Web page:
While there is support for 3D, Sony dropped the built-in emitter found on previous generations. So you’ll need to buy a compatible third-party emitter and connect it to the 3.5mm 3D Sync Out jack on this projector. The good news is that once you’ve got the emitter, and some glasses, the incredible luminance of this beamer delivers bright and detailed 3D with no annoying crosstalk
The included remote is Sony’s standard controller, and it’s a fairly large zapper with a backlight for use in the dark. The buttons are sensibly laid out, and it’s comfortable to hold and use with one hand. It includes all the buttons you’ll need to setup and operate the XW7000, plus a few handy direct access keys for important calibration controls if you fancy further tweaking the settings.
Setup is simple, using either a stand or bracket for a ceiling mount. Motorised lens controls make zooming, shifting and focusing the picture quick and easy, plus you can save different aspect ratio settings if you’re using a 2.35:1 ‘Scope screen. The Sony powers up and down very quickly, and is reasonably quiet in operation (depending on the laser brightness setting).
It’s a shame the XW7000ES doesn’t support 4K/120 high-frame-rate gaming, because in all other respects it’s an excellent (if expensive) projector for gamers. Thanks to its bright and detailed images, as well as its peerless motion handling, the performance with SDR is superb, while HDR gaming is often exceptional due to the laser light source and HDR enhancements.
The overall gaming experience is smooth and responsive thanks to a dedicated game mode, and when engaged this preset delivers a pleasingly low input lag, although it will vary depending on the source. With 2K/60 the lag is 28ms, but this drops to 20ms with 4K/60, and goes as low as 12ms with 2K/120. Regardless of source, these response times are lightning fast for a projector.
The Sony VPL-XW7000ES delivers a spellbinding combination of cutting-edge performance and high-end features. The absence of HDMI 2.1 inputs disappoints, but this projector is aimed at film fans rather than gamers. Thankfully, the remaining specifications impress, with motorised lens controls and memories, along with support for native 4K, HDR and 3D. A stylish design and solid build quality round-out a tempting package that’s sure to elevate any home cinema installation.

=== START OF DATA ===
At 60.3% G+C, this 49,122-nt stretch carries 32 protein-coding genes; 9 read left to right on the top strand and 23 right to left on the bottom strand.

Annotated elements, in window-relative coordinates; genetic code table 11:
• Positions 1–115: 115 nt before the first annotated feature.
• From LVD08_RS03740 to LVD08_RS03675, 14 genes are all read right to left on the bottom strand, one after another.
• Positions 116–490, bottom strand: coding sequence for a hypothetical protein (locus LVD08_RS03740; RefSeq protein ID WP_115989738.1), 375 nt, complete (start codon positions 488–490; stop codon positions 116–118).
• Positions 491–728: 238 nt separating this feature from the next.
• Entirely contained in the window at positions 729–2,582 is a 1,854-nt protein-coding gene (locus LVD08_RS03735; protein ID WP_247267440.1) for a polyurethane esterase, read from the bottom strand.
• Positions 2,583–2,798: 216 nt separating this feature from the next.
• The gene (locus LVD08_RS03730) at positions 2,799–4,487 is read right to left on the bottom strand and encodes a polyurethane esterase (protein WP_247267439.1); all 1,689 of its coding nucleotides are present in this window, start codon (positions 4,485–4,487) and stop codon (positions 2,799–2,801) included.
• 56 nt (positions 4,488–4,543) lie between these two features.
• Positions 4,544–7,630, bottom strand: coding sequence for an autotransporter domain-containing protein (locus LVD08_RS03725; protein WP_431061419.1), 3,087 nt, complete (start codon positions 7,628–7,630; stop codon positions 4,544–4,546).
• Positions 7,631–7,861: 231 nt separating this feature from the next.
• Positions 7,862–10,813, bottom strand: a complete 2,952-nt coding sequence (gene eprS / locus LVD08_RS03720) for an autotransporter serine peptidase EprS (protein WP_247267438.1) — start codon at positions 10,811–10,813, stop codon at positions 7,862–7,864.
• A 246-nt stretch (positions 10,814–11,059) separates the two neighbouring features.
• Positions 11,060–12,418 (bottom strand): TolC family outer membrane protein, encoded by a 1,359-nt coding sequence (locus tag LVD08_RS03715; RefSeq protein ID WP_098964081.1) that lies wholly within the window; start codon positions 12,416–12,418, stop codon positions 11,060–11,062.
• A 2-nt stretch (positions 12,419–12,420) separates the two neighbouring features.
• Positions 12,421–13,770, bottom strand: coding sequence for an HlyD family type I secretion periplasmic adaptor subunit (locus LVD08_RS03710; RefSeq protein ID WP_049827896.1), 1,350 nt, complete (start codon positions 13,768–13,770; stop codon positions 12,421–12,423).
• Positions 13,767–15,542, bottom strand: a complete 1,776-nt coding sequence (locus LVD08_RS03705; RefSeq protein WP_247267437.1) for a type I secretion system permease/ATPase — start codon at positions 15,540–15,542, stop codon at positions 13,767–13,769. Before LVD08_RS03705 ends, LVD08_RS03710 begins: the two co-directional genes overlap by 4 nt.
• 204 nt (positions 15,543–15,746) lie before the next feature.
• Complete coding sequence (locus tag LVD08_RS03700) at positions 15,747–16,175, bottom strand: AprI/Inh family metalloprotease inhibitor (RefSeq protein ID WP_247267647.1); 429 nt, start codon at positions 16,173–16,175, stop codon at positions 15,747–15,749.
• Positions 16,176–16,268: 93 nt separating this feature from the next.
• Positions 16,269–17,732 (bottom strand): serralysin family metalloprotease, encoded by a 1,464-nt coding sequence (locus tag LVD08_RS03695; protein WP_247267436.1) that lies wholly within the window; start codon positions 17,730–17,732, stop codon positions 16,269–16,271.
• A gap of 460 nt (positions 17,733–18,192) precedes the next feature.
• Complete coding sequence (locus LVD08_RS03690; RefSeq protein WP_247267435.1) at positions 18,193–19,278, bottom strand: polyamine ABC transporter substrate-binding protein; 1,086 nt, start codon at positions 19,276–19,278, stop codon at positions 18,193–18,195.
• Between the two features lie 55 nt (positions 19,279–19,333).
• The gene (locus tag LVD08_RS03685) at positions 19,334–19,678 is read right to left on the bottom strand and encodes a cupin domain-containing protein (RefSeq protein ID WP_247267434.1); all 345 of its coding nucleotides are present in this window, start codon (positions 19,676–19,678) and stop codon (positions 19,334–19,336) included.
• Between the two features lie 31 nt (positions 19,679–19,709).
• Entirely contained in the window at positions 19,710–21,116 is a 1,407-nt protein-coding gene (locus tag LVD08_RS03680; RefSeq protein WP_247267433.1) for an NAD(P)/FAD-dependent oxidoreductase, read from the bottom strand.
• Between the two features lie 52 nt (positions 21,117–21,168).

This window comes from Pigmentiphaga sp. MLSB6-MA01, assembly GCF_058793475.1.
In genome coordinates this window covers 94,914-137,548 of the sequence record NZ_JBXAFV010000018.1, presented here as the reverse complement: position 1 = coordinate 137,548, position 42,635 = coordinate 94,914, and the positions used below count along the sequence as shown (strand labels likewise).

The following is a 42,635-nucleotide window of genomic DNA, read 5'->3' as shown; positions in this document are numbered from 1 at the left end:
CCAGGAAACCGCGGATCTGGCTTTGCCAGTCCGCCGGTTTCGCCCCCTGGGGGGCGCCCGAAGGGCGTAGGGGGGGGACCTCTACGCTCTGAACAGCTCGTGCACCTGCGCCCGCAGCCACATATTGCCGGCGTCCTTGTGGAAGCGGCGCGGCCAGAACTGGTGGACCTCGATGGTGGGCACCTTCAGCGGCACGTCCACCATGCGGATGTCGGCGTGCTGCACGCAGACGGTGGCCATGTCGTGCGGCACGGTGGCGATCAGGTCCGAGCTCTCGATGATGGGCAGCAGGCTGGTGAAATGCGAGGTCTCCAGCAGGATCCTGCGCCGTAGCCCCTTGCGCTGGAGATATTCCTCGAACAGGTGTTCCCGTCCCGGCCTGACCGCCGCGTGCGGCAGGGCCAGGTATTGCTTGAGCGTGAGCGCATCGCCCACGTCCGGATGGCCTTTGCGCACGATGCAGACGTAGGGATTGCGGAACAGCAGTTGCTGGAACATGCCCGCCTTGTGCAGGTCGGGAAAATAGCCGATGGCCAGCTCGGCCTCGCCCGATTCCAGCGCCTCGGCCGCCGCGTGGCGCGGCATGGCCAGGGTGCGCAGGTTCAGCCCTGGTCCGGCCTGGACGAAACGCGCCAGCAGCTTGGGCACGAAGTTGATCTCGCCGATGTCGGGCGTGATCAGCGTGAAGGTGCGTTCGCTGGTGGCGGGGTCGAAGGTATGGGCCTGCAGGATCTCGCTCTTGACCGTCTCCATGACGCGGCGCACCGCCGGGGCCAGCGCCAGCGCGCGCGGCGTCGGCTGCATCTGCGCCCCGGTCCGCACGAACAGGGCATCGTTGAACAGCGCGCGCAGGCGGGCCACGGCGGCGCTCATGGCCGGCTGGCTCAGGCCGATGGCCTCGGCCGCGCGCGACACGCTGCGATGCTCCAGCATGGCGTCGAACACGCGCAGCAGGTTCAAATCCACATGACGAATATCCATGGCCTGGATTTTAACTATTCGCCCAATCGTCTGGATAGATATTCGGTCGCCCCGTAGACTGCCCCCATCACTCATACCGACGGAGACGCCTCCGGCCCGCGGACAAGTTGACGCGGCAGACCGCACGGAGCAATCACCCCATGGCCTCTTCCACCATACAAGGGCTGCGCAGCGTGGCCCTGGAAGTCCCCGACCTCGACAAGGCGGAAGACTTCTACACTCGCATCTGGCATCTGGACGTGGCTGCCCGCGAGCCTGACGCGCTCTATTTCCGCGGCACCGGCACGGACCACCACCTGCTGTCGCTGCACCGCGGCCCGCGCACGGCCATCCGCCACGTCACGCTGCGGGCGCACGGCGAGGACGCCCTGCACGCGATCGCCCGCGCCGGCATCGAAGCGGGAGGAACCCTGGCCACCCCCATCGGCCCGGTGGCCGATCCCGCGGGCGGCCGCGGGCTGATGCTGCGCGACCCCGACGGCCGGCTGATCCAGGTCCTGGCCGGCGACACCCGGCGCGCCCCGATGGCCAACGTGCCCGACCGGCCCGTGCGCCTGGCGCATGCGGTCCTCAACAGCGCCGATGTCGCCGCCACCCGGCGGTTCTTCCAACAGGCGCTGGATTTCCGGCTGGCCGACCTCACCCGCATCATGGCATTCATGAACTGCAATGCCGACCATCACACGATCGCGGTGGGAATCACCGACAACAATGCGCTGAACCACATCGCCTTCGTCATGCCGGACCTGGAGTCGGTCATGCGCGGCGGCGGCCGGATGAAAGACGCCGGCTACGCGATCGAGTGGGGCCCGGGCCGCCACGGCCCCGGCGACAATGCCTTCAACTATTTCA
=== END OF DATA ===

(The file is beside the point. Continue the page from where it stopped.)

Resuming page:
This beamer delivers super-bright and punchy big screen images, thanks to its long-life laser light source. The accuracy is excellent, and near-perfect after calibration, while the image processing and motion handling are class-leading. The colour gamut could go wider, and black levels deeper, but effective tone mapping gets the best out of HDR. While shadows sometimes appear crushed, this projector’s sharp and detailed images will impress even the most demanding cinephile.
Interstellar 4K Blu-ray
This epic planet-hopping and black hole-skipping sci-fi adventure often feels like an astrophysics seminar, but the visuals are spectacular. The scenes on the ice planet will seriously test a projector’s ability to light-up a screen while rendering whites without clipping.
Overlord 4K Blu-ray
This fun horror film set during the D-Day invasion revolves around US paratroopers fighting Nazi zombies. The first half of the film also takes place entirely at night, making it the ideal test of a projector’s black levels and ability to reveal shadow details.
Elvis 4K Blu-ray
This flamboyant biopic of Elvis Presley boasts gorgeous cinematography that’s bursting with detail and awash with saturated colours. All those Las Vegas stages, sequinned-jumpsuits and capes push an HDR projector to fully demonstrate its widest colour gamut.
The Sony XW7000ES delivers incredibly bright and ultra-sharp 4K images that light up even the biggest projection screens. An impressive HDR performance and class-leading image processing will also dazzle, making this beamer a great choice for home cinema enthusiasts